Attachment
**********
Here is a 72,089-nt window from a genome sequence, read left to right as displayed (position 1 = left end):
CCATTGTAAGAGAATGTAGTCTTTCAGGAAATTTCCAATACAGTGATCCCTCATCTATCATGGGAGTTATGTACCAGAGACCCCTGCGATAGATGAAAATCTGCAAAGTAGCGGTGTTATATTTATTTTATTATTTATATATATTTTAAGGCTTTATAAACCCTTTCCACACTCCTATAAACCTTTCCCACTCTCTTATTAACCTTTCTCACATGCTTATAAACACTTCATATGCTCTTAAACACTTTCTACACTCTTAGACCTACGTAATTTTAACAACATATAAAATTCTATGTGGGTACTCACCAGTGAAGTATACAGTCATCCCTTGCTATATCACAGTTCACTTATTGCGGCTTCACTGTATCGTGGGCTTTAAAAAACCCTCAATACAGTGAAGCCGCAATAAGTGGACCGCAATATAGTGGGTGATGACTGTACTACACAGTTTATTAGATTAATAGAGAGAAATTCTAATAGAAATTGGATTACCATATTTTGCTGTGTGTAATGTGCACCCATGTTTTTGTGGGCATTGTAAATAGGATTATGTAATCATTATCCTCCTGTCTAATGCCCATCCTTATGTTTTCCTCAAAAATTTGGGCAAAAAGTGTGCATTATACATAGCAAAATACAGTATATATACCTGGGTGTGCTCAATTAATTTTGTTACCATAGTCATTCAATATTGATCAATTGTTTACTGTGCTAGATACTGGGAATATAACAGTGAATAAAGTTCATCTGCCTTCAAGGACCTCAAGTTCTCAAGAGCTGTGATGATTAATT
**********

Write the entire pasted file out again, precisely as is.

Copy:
Here is a 72,089-nt window from a genome sequence, read left to right as displayed (position 1 = left end):
CCATTGTAAGAGAATGTAGTCTTTCAGGAAATTTCCAATACAGTGATCCCTCATCTATCATGGGAGTTATGTACCAGAGACCCCTGCGATAGATGAAAATCTGCAAAGTAGCGGTGTTATATTTATTTTATTATTTATATATATTTTAAGGCTTTATAAACCCTTTCCACACTCCTATAAACCTTTCCCACTCTCTTATTAACCTTTCTCACATGCTTATAAACACTTCATATGCTCTTAAACACTTTCTACACTCTTAGACCTACGTAATTTTAACAACATATAAAATTCTATGTGGGTACTCACCAGTGAAGTATACAGTCATCCCTTGCTATATCACAGTTCACTTATTGCGGCTTCACTGTATCGTGGGCTTTAAAAAACCCTCAATACAGTGAAGCCGCAATAAGTGGACCGCAATATAGTGGGTGATGACTGTACTACACAGTTTATTAGATTAATAGAGAGAAATTCTAATAGAAATTGGATTACCATATTTTGCTGTGTGTAATGTGCACCCATGTTTTTGTGGGCATTGTAAATAGGATTATGTAATCATTATCCTCCTGTCTAATGCCCATCCTTATGTTTTCCTCAAAAATTTGGGCAAAAAGTGTGCATTATACATAGCAAAATACAGTATATATACCTGGGTGTGCTCAATTAATTTTGTTACCATAGTCATTCAATATTGATCAATTGTTTACTGTGCTAGATACTGGGAATATAACAGTGAATAAAGTTCATCTGCCTTCAAGGACCTCAAGTTCTCAAGAGCTGTGATGATTAATT